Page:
(Filmica Vergara Cinecomisiones, 1964) Prod: Luis Enrique Vergara C.; Dir: José Díaz Morales; Scr: Rafael García Travesí ; Story: Rafael García Travesí , Fernando Osés; Photo: Eduardo Valdez; Music: Jorge Pérez Herrera; Prod Mgr: Roy Fletcher; Prod Chief: José Rodríguez R.; Asst Dir: Angel Rodríguez; Film Ed/Sound Ed: José Juan Munguía; Camera Op: Dagobied Rodríguez; Costumes: Bertha Mendoza López; Makeup: Armando Islas; Dialog Rec: Jesús Sánchez; Music/Re-Rec: Salvador Topete; Recordist: Daniel Mercado Díaz; Union: STIC
CAST: Santo (himself), Lorena Velázquez (Isabel de Arango), Fernando Osés (Encapuchado Negro), Bety González (Alicia), Mario Sevilla (Abraca; Dr. Zanoni), Mario Orea (monk), Guillermo Hernández "Lobo Negro" (first opponent), José Alvarez Valdez, Mario Zebadua "Colocho" (reporter), Martha Lasso Rentería, Emilio Garibay, Carlos Suárez & Margarito Luna (Inquisition men), Víctor Velázquez (Inquisition official), Juan Garza (2d opponent), Jorge Mateos, Roy Fletcher (arena policeman)
Mexico City release: August 1965; 1 week run; Authorization: A
Spanish release data: Authorization date: 13 August 1966; Total spectators: 220, 370.
NOTES: Another of the unusual, cheap but entertaining Santo vehicles made for Vergara. Like El barón Brákola and Atacan las brujas, the film contains extensive flashback scenes to colonial times which feature a Santo-ancestor. In fact, El hacha diabólica includes a sort of Santo "origin scene," in which an ordinary man (whose face is never shown, however) is magically transformed into Santo, el Enmascarado de Plata, complete with his 20th-century wrestling outfit. It's also interesting to note that El hacha diabólica contains a Santo-unmasked scene, in which an uncredited actor (with thick black hair and high cheekbones) pulls off the silver mask and kisses Bety González: he's only shown 3/4 face but it's fairly obvious that this isn't Rodolfo Guzmán Huerta.
The production values are on a par with the other Vergara pictures, which is to say, pretty low. There is one fight between Santo and Fernando Osés that takes place in Dr. Zanoni's laboratory/library, which appears to have been constructed in a very cramped corner of a soundstage: the whole set is probably no more than 15 feet wide. Curiously, there is a neat little trick during the credits: most of the credits are superimposed over a picture of an arm holding an axe, but when the producer's name and the director's name appear, the arm comes alive and slashes their names in half!
The Diabolical Axe a lively picture that makes a number of contributions to Santo lore. It's the first Santo movie with an extended sequence not set in contemporary Mexico and the first Santo movie in which he has a girlfriend. It is also the first Santo film in which the story revolves around the Silver-Masked One, instead of Santo being summoned to solve a mystery or save someone in trouble. The plot contains mystical and romantic elements atypical for a wrestling-hero movie, and the chief menace--a black-hooded axeman who magically appears and tries to chop Santo's head off!--is a particularly strong opponent for El Santo. Carlos Suárez, later an ubiquitous figure in Santo movies (and the wrestler's real-life manager), has perhaps his first role in a Santo picture here, (although he had acted in other films since the mid-1950s).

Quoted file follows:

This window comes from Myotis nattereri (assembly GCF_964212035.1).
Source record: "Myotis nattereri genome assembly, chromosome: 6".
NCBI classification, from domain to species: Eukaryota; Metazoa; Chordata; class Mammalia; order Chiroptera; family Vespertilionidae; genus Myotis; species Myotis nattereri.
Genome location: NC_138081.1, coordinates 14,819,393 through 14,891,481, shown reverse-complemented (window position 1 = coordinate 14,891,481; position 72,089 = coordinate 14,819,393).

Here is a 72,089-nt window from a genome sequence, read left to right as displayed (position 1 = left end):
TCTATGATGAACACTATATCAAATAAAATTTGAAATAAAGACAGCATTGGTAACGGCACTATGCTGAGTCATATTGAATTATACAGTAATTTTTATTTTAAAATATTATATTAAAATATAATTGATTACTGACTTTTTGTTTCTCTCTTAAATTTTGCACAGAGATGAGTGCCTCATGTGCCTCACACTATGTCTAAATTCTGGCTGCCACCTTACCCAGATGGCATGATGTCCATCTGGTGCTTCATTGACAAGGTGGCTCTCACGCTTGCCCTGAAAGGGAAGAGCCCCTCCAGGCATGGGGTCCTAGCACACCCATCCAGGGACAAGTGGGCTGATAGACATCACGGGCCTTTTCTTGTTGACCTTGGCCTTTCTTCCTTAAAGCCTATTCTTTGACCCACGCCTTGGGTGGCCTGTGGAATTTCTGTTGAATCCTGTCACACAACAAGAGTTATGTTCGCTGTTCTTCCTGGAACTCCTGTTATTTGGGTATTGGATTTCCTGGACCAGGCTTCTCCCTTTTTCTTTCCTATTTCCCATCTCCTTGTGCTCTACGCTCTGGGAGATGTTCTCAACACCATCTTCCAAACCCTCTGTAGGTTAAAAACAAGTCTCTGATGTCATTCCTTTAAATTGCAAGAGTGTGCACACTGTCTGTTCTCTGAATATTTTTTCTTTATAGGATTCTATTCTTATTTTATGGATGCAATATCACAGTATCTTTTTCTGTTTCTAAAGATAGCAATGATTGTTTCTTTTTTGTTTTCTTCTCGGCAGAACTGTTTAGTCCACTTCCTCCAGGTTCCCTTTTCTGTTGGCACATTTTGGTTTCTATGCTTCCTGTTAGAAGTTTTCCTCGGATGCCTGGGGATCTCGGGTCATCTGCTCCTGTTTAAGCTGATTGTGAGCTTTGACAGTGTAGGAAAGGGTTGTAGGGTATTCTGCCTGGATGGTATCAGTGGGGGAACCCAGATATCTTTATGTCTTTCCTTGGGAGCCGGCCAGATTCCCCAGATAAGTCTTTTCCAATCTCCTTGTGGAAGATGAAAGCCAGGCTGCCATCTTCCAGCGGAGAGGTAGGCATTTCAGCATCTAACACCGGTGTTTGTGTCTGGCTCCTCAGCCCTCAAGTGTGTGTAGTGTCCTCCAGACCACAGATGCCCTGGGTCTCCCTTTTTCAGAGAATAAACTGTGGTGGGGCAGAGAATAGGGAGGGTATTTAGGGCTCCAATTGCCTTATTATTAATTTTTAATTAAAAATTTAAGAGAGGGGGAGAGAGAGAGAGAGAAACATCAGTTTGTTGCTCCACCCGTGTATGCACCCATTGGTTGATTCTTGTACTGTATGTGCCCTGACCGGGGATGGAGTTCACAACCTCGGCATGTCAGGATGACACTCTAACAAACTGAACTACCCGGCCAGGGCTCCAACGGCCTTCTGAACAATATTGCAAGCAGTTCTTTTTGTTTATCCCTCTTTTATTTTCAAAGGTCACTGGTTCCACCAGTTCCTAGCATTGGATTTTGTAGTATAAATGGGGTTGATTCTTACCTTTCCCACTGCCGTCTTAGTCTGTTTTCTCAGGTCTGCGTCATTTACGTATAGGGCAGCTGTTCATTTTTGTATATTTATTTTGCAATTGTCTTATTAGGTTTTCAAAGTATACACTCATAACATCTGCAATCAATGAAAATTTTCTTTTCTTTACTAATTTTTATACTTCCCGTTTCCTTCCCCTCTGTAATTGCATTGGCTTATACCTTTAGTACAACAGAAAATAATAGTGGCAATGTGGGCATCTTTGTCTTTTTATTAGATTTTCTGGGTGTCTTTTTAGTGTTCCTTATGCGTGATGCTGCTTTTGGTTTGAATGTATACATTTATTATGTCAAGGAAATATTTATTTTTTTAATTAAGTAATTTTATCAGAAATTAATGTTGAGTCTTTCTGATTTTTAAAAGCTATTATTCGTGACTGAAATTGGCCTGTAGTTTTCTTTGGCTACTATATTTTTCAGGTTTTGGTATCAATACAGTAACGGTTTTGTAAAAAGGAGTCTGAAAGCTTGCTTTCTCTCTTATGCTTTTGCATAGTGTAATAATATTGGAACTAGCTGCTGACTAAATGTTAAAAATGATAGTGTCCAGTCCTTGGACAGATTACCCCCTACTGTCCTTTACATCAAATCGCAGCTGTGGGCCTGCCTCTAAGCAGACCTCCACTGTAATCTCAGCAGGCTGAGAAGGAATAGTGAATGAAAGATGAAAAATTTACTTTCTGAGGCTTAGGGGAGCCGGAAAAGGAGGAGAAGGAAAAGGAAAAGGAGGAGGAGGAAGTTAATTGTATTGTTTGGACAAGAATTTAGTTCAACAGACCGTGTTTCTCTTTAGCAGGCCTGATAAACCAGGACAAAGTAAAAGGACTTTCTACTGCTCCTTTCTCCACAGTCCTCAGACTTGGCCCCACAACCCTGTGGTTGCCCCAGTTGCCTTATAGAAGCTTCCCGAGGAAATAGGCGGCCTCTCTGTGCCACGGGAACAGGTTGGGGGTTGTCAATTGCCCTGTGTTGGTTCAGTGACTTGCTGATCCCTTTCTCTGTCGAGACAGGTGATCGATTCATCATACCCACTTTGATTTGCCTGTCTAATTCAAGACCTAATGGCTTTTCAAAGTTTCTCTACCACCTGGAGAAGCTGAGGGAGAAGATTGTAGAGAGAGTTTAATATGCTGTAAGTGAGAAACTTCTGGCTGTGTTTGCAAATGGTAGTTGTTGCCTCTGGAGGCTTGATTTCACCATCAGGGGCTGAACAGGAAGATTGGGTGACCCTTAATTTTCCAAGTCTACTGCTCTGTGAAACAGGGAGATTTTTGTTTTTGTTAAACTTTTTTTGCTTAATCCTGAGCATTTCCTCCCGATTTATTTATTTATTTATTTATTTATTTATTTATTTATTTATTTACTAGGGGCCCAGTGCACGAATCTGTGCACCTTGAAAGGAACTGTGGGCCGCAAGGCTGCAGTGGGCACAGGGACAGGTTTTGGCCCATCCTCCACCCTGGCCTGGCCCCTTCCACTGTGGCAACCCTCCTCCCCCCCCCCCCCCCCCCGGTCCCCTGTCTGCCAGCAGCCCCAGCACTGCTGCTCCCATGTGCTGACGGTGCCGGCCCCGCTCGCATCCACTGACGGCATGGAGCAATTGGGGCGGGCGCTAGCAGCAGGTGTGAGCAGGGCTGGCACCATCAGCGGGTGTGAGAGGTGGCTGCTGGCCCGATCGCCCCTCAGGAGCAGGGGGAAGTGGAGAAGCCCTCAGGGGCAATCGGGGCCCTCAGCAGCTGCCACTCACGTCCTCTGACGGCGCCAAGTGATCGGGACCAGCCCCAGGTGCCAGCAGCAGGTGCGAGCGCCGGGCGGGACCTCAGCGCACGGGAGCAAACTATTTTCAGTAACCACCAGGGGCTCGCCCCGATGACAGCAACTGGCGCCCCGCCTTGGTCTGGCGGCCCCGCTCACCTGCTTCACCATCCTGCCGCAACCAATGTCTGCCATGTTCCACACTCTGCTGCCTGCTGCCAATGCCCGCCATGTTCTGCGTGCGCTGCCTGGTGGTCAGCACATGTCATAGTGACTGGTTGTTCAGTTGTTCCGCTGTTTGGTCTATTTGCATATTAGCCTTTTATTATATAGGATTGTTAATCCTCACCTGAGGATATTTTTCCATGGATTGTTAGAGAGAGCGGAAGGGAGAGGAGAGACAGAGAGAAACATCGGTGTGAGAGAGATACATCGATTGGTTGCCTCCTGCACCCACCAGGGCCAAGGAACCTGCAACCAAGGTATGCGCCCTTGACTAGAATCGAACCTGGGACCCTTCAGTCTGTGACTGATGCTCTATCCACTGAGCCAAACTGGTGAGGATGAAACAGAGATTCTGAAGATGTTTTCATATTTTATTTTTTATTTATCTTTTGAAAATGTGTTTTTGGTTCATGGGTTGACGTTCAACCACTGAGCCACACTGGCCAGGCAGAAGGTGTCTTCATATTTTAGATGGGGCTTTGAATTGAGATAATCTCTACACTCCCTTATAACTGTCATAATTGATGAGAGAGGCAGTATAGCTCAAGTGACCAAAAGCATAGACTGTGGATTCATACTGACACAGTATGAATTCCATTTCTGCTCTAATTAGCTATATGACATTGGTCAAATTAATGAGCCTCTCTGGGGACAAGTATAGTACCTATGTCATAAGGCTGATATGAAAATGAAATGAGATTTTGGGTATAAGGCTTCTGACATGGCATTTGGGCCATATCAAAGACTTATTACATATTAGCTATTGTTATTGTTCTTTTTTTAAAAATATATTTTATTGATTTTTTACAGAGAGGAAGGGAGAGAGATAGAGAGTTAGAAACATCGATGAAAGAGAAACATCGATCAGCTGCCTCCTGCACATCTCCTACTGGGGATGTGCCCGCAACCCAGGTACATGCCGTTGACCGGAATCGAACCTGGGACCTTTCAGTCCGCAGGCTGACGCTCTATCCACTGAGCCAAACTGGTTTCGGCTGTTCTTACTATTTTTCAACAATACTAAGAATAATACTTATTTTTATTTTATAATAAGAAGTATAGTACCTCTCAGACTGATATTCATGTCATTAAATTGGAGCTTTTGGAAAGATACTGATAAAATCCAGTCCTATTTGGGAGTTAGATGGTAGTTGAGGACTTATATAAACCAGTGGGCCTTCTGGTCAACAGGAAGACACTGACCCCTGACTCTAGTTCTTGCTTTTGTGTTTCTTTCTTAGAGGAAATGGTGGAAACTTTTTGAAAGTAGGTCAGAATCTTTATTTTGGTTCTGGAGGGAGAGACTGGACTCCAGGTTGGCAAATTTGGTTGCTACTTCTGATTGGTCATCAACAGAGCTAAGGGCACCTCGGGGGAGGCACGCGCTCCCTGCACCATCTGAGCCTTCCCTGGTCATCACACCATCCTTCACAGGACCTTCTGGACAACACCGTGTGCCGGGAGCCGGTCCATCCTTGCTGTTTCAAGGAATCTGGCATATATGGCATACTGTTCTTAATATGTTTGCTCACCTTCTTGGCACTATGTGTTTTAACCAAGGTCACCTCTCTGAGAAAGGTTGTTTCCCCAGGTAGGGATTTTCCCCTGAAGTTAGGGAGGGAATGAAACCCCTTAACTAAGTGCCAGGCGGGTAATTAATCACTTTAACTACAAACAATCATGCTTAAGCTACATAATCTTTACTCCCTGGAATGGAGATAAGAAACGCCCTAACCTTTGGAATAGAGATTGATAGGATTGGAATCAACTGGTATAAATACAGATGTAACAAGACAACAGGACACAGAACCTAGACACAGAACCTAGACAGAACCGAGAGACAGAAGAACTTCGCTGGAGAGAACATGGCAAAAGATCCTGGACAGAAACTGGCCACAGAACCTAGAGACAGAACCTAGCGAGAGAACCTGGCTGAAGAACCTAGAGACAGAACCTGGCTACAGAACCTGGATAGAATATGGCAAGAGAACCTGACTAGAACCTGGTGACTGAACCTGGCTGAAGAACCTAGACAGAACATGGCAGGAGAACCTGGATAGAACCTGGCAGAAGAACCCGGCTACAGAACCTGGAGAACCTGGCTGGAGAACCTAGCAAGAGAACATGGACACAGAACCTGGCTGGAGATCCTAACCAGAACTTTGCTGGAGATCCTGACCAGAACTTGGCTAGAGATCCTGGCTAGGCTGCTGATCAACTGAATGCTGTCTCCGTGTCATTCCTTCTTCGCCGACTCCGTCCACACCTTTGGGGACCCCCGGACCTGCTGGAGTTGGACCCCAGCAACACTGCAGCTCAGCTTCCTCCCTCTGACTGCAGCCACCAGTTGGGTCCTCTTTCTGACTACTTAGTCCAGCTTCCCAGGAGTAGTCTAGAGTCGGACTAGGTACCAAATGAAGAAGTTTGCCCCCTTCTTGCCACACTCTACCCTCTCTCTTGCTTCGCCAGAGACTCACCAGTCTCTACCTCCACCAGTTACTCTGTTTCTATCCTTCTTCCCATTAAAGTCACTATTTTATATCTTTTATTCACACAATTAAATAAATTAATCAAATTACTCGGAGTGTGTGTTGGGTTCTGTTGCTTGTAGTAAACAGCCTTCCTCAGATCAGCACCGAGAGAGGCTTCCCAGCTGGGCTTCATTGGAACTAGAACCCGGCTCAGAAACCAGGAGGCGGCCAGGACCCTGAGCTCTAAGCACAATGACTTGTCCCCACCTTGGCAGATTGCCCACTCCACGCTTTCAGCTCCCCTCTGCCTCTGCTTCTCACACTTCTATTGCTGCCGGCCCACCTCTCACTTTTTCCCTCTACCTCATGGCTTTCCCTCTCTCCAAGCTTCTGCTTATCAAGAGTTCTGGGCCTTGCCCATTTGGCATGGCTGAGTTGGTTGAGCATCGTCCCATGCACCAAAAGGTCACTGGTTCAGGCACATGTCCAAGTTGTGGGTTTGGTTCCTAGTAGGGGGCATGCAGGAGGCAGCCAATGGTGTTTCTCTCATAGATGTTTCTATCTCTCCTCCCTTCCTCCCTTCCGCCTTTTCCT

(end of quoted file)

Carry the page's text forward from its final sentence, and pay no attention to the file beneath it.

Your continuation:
The movie suggests Santo's silver mask has supernatural powers, something also alluded to in Chanoc and the Son of Santo vs. the Killer Vampires (1981) and Santo: the Legend of the Silver-Masked Man (1992). While even in the movies it is admitted that Santo had more than one mask, apparently the mask (according to The Diabolical Axe) was created by a magician in the 17th-century and given to the first Santo: as each Santo retires, he turns over his mask to his son, who assumes the role.
The Santo Vergara movies were all directed by José Díaz Morales, a Spanish emigre mostly known for sexy melodramas and comedies, and were all written by Rafael García Travesí and Fernando Osés. Made independently and on low budgets, the films do not resemble other movies shot in the major studios in Mexico, and have a very distinctive look about them. Director of photography Eduardo Valdés (credited as "Valdez") has fewer than a dozen such credits, suggesting he was not regularly employed on feature films. Nonetheless, the strange visual style-coupled with the odd plots and the canned but usually appropriate music--is actually quite effective in conveying the outré aspects of these movies.
The film begins in 1603: a procession of monks places the body of El Santo in a tomb. After they leave, a man wearing a black hood suddenly appears and swears vengeance on Santo, even if it takes centuries to achieve. The setting shifts to the present: Santo is wrestling Lobo Negro, but the axeman mysteriously appears in the ring and tries to kill the hero, tossing the other wrestler and the referee aside. Police bullets don't harm the hooded man, but he just as suddenly vanishes. A reporter scoffs, assuming it was a publicity trick, but the axe-wielding stranger does not show up in his photographs.
Santo leaves with Alicia, his blonde girlfriend. They park for a while to talk (during much of this sequence, which is done in shot-reverse shot fashion, about half the shots are out of focus!). Santo says he likes Alicia, but he has the feeling that somewhere there is a woman that he's always been in love with. Alicia asks to see Santo's face, he unmasks ("You'll be the first and the last" to see him without his mask, he tells her), and they kiss.
Santo is asleep (fully dressed), when the axeman appears and tries to kill him, but a woman's scream, coming from out of nowhere, saves the masked hero. Santo takes the axe--which didn't disappear this time when the Black Hood vanished--to his friend, Dr. Zanoni. Under magnification, the axe proves to have the date 1603 and a skull engraved on it. Santo's mask, which was passed down to him from his father, has a tiny occult design on it as well (the word "Abracadabra" in a triangle). Zanoni tells him that Abraca was a famous magician in the 17th century; as he speaks, a woman mysteriously appears. She is Isabel de Arango, who had earlier saved Santo's life by screaming; if Santo defeats the axeman, their love can live again. Then she disappears. Santo is clueless: "I've forgotten everything."